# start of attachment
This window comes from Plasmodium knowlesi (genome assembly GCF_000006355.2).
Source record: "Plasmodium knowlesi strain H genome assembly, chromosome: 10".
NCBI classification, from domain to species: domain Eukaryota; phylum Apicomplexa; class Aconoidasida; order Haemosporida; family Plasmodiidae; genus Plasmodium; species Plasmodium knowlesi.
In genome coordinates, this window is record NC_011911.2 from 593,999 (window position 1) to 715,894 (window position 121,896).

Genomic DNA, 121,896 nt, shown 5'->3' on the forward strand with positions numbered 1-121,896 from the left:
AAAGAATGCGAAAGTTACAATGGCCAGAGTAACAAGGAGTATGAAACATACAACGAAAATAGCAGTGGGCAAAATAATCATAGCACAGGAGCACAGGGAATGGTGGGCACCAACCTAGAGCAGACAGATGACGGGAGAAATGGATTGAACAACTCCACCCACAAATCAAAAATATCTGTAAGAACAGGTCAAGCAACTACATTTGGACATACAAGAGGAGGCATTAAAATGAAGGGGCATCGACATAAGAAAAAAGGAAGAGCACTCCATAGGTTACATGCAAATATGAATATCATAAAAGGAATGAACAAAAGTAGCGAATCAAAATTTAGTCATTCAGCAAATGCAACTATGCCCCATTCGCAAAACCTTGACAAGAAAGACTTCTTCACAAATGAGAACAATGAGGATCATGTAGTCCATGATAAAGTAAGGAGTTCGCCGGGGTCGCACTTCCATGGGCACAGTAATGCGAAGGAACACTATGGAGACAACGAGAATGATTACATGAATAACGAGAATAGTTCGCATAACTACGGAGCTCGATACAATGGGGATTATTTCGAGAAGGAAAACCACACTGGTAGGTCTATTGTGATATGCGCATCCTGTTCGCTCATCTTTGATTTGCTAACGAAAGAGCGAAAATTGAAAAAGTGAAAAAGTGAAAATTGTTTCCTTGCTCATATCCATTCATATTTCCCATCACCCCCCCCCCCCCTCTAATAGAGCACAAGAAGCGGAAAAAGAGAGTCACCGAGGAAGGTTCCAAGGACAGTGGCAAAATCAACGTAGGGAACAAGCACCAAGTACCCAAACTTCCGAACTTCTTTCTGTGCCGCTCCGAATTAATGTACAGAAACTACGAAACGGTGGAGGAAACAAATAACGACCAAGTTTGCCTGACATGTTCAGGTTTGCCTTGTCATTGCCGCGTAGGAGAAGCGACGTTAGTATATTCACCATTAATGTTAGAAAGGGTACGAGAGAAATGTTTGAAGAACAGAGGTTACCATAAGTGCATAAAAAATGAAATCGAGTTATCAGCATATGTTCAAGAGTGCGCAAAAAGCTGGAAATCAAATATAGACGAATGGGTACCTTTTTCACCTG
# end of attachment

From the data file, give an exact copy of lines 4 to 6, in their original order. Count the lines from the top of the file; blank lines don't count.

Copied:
In genome coordinates, this window is record NC_011911.2 from 593,999 (window position 1) to 715,894 (window position 121,896).

Genomic DNA, 121,896 nt, shown 5'->3' on the forward strand with positions numbered 1-121,896 from the left:
AAAGAATGCGAAAGTTACAATGGCCAGAGTAACAAGGAGTATGAAACATACAACGAAAATAGCAGTGGGCAAAATAATCATAGCACAGGAGCACAGGGAATGGTGGGCACCAACCTAGAGCAGACAGATGACGGGAGAAATGGATTGAACAACTCCACCCACAAATCAAAAATATCTGTAAGAACAGGTCAAGCAACTACATTTGGACATACAAGAGGAGGCATTAAAATGAAGGGGCATCGACATAAGAAAAAAGGAAGAGCACTCCATAGGTTACATGCAAATATGAATATCATAAAAGGAATGAACAAAAGTAGCGAATCAAAATTTAGTCATTCAGCAAATGCAACTATGCCCCATTCGCAAAACCTTGACAAGAAAGACTTCTTCACAAATGAGAACAATGAGGATCATGTAGTCCATGATAAAGTAAGGAGTTCGCCGGGGTCGCACTTCCATGGGCACAGTAATGCGAAGGAACACTATGGAGACAACGAGAATGATTACATGAATAACGAGAATAGTTCGCATAACTACGGAGCTCGATACAATGGGGATTATTTCGAGAAGGAAAACCACACTGGTAGGTCTATTGTGATATGCGCATCCTGTTCGCTCATCTTTGATTTGCTAACGAAAGAGCGAAAATTGAAAAAGTGAAAAAGTGAAAATTGTTTCCTTGCTCATATCCATTCATATTTCCCATCACCCCCCCCCCCCCTCTAATAGAGCACAAGAAGCGGAAAAAGAGAGTCACCGAGGAAGGTTCCAAGGACAGTGGCAAAATCAACGTAGGGAACAAGCACCAAGTACCCAAACTTCCGAACTTCTTTCTGTGCCGCTCCGAATTAATGTACAGAAACTACGAAACGGTGGAGGAAACAAATAACGACCAAGTTTGCCTGACATGTTCAGGTTTGCCTTGTCATTGCCGCGTAGGAGAAGCGACGTTAGTATATTCACCATTAATGTTAGAAAGGGTACGAGAGAAATGTTTGAAGAACAGAGGTTACCATAAGTGCATAAAAAATGAAATCGAGTTATCAGCATATGTTCAAGAGTGCGCAAAAAGCTGGAAATCAAATATAGACGAATGGGTACCTTTTTCACCTG